JNCCN Study Shows Impact of Immunotherapy in Lung Cancer Across Racial, Ethnic Groups

By News Release


New research in JNCCN—Journal of the National Comprehensive Cancer Network finds patients treated with first-line immunotherapy for advanced non-small cell lung cancer (NSCLC) showed similar results in terms of survival, progression-free survival, and treatment duration, regardless of race or ethnicity, even with differences in income and insurance. The clinical investigators focused on patients in under-represented groups who were typically less likely to be included in the immunotherapy clinical trials that have been conducted to date. They analyzed results from 248 patients treated with pembrolizumab over a 9-year period between January 1, 2013 and June 1, 2022, with non-Hispanic Black, Hispanic, and Non-Hispanic White patients each accounting for an approximately equal percentage. Median overall survival was 16.8 to 26.3 months, similar to results previously reported in large prospective clinical trials.

"There has not been enough information on how immunotherapy affected racially- and ethnically-marginalized patients with lung cancer in the past, because they were not well-represented in most previous studies," explained lead investigator Matthew Lee, MD, MPH, Assistant Professor of Oncology, Montefiore Einstein Comprehensive Cancer Center

(MECCC). "The findings from this study could change how we take care of patients and plan future lung cancer studies to better include all patients. While immunotherapy has significantly improved survival for lung cancer patients overall, differences exist in its administration among individuals of different races and ethnicities. This finding could potentially promote the use of immunotherapy in more diverse patient populations."

The study results included other notable findings. While race, ethnicity, income, and insurance status did not statistically impact survival, the investigators were surprised to find that higher BMI was associated with longer progression-free survival and shorter time to treatment discontinuation. They also determined that a worse ECOG Performance Status—a standardized tool for measuring how capably a patient can take care of themself, do regular activities, or move around—was significantly more likely to result in poorer outcomes.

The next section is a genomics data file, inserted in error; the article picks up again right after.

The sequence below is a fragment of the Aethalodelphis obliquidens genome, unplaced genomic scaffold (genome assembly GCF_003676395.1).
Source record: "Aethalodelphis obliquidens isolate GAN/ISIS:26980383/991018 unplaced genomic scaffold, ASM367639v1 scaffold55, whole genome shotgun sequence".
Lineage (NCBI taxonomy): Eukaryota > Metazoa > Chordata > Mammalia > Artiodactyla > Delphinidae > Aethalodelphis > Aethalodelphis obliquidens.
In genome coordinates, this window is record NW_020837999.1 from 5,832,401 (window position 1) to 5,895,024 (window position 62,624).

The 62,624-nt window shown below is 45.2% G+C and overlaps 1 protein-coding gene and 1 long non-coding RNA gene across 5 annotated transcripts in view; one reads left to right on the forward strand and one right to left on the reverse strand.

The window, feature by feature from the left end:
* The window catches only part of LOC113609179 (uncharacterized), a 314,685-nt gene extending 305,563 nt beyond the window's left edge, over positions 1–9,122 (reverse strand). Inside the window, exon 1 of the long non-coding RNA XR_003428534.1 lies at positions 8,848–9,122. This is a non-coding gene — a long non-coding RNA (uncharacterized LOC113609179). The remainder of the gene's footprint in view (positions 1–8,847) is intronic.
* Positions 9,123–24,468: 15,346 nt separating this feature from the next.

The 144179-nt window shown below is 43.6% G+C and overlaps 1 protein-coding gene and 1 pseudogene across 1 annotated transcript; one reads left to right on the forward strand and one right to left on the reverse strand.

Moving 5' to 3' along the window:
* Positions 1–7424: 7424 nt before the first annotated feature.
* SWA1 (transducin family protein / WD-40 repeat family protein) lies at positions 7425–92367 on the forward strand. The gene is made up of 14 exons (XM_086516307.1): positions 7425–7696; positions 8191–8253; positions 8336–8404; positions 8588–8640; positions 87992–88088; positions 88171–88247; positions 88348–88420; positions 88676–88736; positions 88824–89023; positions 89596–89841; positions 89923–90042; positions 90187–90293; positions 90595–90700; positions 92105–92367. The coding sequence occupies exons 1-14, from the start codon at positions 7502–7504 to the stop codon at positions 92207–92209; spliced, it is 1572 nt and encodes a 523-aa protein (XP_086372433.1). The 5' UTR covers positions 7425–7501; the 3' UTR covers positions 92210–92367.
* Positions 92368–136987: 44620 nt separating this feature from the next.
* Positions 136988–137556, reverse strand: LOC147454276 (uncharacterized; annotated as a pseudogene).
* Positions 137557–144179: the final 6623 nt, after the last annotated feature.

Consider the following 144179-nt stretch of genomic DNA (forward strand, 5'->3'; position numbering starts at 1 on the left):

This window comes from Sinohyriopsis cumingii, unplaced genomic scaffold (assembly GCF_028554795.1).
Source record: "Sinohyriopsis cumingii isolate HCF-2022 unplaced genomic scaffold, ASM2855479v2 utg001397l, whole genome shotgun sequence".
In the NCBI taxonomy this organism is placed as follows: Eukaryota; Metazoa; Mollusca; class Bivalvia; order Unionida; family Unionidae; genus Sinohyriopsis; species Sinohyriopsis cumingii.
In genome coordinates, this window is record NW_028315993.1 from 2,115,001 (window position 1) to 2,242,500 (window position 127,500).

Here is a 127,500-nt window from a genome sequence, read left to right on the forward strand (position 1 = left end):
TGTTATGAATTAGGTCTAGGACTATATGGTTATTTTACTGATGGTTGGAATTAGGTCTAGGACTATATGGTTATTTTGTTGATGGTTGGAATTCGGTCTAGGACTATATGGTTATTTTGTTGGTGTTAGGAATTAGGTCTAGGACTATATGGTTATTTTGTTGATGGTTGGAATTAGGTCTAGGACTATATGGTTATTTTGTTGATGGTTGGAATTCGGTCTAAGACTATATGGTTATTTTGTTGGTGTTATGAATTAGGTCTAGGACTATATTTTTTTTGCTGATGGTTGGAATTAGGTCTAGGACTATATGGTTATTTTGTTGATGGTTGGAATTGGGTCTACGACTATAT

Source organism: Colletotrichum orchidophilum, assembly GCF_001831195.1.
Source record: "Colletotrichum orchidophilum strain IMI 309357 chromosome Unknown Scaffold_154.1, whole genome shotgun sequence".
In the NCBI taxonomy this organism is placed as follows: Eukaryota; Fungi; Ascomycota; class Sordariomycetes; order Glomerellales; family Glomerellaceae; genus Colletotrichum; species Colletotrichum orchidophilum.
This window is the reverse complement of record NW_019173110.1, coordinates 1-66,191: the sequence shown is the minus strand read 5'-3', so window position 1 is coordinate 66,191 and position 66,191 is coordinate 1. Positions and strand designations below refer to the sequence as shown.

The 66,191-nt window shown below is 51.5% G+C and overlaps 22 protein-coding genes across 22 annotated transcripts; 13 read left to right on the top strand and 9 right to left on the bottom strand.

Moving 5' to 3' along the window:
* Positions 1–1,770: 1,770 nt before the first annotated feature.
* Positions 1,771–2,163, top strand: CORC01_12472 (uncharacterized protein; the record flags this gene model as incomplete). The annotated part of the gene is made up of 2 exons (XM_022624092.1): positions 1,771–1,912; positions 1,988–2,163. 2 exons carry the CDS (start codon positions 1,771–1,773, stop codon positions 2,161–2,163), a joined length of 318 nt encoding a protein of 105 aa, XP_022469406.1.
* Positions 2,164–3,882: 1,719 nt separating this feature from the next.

"This study highlights the potential importance of adjusting treatment approaches in clinical practice, particularly for patients with a poor ECOG performance status," said senior researcher Haiying Cheng, MD, PhD, Associate Professor of Oncology and Member of the MECCC Cancer Therapeutics Research Program. "There is a clear need for future studies to include underrepresented patient groups in clinical trials to validate these findings and to better guide clinical practice."

"This retrospective study provides valuable real-world information on the clinical outcomes of patients from underrepresented racial/ethnic groups undergoing immunotherapy for metastatic NSCLC," commented Debora S. Bruno MD, MS, Assistant Professor of Medicine - Case Western Reserve University; Medical Director, Dahms Clinical Research Unit, University Hospitals - Cleveland Medical Center, Seidman Cancer Center at Case Comprehensive Cancer Center, who was not involved in this research. "Non-Hispanic Black and Hispanic individuals were gravely underrepresented in registrational immunotherapy trials for lung cancer. As a result, there is a paucity of prospective trial data on the efficacy and safety of this class of antineoplastic agents for such patients."

Dr Bruno, a Member of the NCCN Guidelines® Panel for Non-Small Cell Lung Cancer/Mesothelioma/Thymomas and Thymic Carcinomas, continued: "While it is certainly reassuring to see a lack of real world racial and ethnic disparities in clinical outcomes when patients receive adequate therapy for their disease, we must continue and strive for equitable representation for all patients in prospective oncology clinical trials."